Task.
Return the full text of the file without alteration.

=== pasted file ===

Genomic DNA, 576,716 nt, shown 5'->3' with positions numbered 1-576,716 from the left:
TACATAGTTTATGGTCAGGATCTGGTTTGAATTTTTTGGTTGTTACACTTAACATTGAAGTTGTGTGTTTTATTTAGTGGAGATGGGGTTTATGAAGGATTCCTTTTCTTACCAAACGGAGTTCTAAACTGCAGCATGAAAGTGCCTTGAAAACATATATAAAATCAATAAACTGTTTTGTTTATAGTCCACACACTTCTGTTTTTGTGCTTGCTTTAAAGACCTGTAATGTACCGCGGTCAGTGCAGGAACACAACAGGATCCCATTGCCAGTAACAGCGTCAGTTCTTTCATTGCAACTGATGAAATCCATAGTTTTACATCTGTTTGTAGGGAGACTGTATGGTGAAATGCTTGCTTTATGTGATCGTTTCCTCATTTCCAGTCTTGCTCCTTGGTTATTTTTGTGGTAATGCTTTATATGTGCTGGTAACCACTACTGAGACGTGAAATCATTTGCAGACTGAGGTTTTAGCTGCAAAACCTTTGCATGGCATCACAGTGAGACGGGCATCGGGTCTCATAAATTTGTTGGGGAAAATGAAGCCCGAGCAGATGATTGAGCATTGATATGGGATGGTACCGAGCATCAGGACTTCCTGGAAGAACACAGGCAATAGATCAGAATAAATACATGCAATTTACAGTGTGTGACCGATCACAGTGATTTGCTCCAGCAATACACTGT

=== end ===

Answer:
Genomic DNA, 576,716 nt, shown 5'->3' with positions numbered 1-576,716 from the left:
TACATAGTTTATGGTCAGGATCTGGTTTGAATTTTTTGGTTGTTACACTTAACATTGAAGTTGTGTGTTTTATTTAGTGGAGATGGGGTTTATGAAGGATTCCTTTTCTTACCAAACGGAGTTCTAAACTGCAGCATGAAAGTGCCTTGAAAACATATATAAAATCAATAAACTGTTTTGTTTATAGTCCACACACTTCTGTTTTTGTGCTTGCTTTAAAGACCTGTAATGTACCGCGGTCAGTGCAGGAACACAACAGGATCCCATTGCCAGTAACAGCGTCAGTTCTTTCATTGCAACTGATGAAATCCATAGTTTTACATCTGTTTGTAGGGAGACTGTATGGTGAAATGCTTGCTTTATGTGATCGTTTCCTCATTTCCAGTCTTGCTCCTTGGTTATTTTTGTGGTAATGCTTTATATGTGCTGGTAACCACTACTGAGACGTGAAATCATTTGCAGACTGAGGTTTTAGCTGCAAAACCTTTGCATGGCATCACAGTGAGACGGGCATCGGGTCTCATAAATTTGTTGGGGAAAATGAAGCCCGAGCAGATGATTGAGCATTGATATGGGATGGTACCGAGCATCAGGACTTCCTGGAAGAACACAGGCAATAGATCAGAATAAATACATGCAATTTACAGTGTGTGACCGATCACAGTGATTTGCTCCAGCAATACACTGT